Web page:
# HW: Newton's Second Law and Angles

• Aerodin
In summary: The angle is related to the acceleration due to the tension in the string, and that tension is inversely proportional to the distance between the masses.
Aerodin
[SOLVED] HW: Newton's Second Law and Angles

## Homework Statement

The system shown in the figure can be used to measure the acceleration of the system. An observer riding on the platform measures the angle (theta) that the thread supporting the light all makes with the vertical. There is no friction anywhere.

How is (theta) related to the acceleration of the system? (Mathematical/with an equation)

F=ma

## The Attempt at a Solution

Well, after working on this for at least an hour, I'm thinking that to figure out what the angle has to be I have to use the idea of drawing a free body diagram of the ball/angle part of the diagram or something. I'm really having some serious trouble doing this so any help would be awesome. Thanks!

Edit: I just figured out that if I do draw the whole free body diagram, it looks like i may be able to find how the angle is related. However, in order to do so, I need to know what the tension force of the string that the ball is on would be, and that's where I'm getting stuck.

#### Attachments

• figure.jpg
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Last edited:
So I just read a couple of other threads about similar problems as this, and I think I figured out the right answer, but I'd like someone to check it if they can...

Pretty much, I found the forces on the hanging ball in terms of x and y (like the forces in the x direct and the forces in the y direction), and then solved for theta... if this is right, then

Ax=gcos(theta)
Ay=g-gsin(theta)

Last edited:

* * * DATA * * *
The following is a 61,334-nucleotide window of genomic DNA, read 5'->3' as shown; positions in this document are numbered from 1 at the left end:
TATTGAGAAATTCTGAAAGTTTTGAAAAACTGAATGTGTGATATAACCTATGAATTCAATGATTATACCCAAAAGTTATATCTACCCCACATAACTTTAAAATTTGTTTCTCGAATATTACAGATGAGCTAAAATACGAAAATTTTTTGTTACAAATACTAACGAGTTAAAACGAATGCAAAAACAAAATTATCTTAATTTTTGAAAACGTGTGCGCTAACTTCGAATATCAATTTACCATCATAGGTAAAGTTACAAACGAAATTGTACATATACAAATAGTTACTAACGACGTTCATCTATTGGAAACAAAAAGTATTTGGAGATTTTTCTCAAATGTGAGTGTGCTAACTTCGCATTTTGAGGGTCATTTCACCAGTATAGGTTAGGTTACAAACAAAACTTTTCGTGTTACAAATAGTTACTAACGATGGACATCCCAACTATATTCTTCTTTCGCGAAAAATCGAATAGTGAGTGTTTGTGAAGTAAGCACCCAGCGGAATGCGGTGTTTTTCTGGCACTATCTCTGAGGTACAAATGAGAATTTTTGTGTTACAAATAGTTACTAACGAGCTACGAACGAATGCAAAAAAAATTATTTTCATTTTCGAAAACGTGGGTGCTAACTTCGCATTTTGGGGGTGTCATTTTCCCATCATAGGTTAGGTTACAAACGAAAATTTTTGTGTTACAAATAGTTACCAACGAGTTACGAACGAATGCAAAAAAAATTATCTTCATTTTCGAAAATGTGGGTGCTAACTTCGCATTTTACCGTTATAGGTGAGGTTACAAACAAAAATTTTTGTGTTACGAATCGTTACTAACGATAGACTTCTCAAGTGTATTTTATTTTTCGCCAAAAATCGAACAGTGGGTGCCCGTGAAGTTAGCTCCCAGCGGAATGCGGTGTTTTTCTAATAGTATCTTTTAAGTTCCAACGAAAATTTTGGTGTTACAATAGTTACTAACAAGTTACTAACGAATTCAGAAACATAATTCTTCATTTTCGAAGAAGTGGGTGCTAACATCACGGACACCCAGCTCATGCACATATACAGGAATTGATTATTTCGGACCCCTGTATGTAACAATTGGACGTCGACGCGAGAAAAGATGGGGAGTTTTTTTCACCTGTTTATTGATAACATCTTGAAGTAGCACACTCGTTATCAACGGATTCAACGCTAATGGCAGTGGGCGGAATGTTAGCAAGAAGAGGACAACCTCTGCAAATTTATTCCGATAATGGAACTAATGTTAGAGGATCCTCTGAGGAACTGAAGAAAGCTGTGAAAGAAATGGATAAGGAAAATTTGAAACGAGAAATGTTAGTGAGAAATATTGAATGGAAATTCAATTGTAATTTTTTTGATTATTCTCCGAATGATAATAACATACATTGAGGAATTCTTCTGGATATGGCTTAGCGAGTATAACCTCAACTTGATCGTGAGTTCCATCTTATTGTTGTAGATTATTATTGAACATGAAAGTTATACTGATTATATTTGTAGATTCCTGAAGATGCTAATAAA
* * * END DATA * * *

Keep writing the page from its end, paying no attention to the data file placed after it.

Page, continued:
Hey guys, I don't mean to be pesky, and I know this probably wasn't the best time to post this, but this thing is due in the morning and i just want to see if it's correct or not... thanks :)

Hard to say, while your attachment is still pending approval and we can't see it. Can you try and describe the system in words?

ohh ok sry about that. Pretty much, there are 2 masses. One is hanging off of a pully and the other is on a horizontal surface with no friction attached by that same string on the same pully. On the second mass (the one on the horizontal surface), there is a pole with a massless ball hanging. The angle that this ball is at is supposed to be related to the acceleration of the system.

Update: The picture looks like it just got approved, so that should be a lot more helpful.

Last edited:
Well, I think I figured it out, so i'll leave this as solved.

## 1. What is Newton's Second Law?

Newton's Second Law, also known as the Law of Acceleration, states that the acceleration of an object is directly proportional to the net force acting on it and inversely proportional to its mass.

## 2. How is Newton's Second Law related to angles?

Newton's Second Law can be applied to objects moving at an angle by breaking down the force vectors into their component forces in the x and y directions. The acceleration in each direction can then be calculated separately using the formula a = F/m. The resulting accelerations can be combined to determine the overall acceleration of the object.

## 3. Can Newton's Second Law be applied to rotational motion?

Yes, Newton's Second Law can be applied to rotational motion by using the concept of torque, which is the rotational equivalent of force. The formula for torque is T = rFsinθ, where r is the distance from the axis of rotation, F is the force applied, and θ is the angle between the force and the lever arm.

## 4. How does the mass of an object affect its acceleration according to Newton's Second Law?

The mass of an object is inversely proportional to its acceleration according to Newton's Second Law. This means that as the mass of an object increases, its acceleration will decrease if the force acting on it remains constant. Similarly, a decrease in mass will result in an increase in acceleration.

## 5. Is Newton's Second Law applicable to all types of motion?

Yes, Newton's Second Law is applicable to all types of motion, including linear, rotational, and projectile motion. It is a fundamental law of physics that describes the relationship between forces, mass, and acceleration.

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